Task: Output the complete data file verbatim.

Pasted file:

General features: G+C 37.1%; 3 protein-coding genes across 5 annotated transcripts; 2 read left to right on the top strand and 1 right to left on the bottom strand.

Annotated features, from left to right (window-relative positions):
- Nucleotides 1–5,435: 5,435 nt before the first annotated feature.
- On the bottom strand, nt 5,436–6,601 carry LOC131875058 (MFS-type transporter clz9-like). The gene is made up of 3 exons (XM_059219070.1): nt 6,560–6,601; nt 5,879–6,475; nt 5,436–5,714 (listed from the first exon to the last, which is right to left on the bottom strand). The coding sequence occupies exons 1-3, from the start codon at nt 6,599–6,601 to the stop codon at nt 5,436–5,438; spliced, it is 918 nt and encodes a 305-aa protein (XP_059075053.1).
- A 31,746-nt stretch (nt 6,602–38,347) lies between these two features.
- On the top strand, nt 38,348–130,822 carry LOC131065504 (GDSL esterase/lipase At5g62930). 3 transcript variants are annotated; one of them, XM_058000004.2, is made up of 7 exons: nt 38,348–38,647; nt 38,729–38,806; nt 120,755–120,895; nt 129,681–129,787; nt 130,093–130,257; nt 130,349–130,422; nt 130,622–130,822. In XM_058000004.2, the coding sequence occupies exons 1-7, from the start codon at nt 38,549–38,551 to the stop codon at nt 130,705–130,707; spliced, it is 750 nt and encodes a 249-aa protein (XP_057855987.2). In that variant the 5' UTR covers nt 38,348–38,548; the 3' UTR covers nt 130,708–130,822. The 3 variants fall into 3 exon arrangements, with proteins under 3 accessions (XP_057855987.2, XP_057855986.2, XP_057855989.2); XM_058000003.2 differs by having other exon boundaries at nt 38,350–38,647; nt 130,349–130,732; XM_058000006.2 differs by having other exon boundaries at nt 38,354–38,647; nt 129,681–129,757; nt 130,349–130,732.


General features: G+C 37.1%; 3 protein-coding genes across 5 annotated transcripts; 2 read left to right on the top strand and 1 right to left on the bottom strand.

Annotated features, from left to right (window-relative positions):
- Nucleotides 1–5,435: 5,435 nt before the first annotated feature.
- On the bottom strand, nt 5,436–6,601 carry LOC131875058 (MFS-type transporter clz9-like). The gene is made up of 3 exons (XM_059219070.1): nt 6,560–6,601; nt 5,879–6,475; nt 5,436–5,714 (listed from the first exon to the last, which is right to left on the bottom strand). The coding sequence occupies exons 1-3, from the start codon at nt 6,599–6,601 to the stop codon at nt 5,436–5,438; spliced, it is 918 nt and encodes a 305-aa protein (XP_059075053.1).
- A 31,746-nt stretch (nt 6,602–38,347) lies between these two features.
- On the top strand, nt 38,348–130,822 carry LOC131065504 (GDSL esterase/lipase At5g62930). 3 transcript variants are annotated; one of them, XM_058000004.2, is made up of 7 exons: nt 38,348–38,647; nt 38,729–38,806; nt 120,755–120,895; nt 129,681–129,787; nt 130,093–130,257; nt 130,349–130,422; nt 130,622–130,822. In XM_058000004.2, the coding sequence occupies exons 1-7, from the start codon at nt 38,549–38,551 to the stop codon at nt 130,705–130,707; spliced, it is 750 nt and encodes a 249-aa protein (XP_057855987.2). In that variant the 5' UTR covers nt 38,348–38,548; the 3' UTR covers nt 130,708–130,822. The 3 variants fall into 3 exon arrangements, with proteins under 3 accessions (XP_057855987.2, XP_057855986.2, XP_057855989.2); XM_058000003.2 differs by having other exon boundaries at nt 38,350–38,647; nt 130,349–130,732; XM_058000006.2 differs by having other exon boundaries at nt 38,354–38,647; nt 129,681–129,757; nt 130,349–130,732.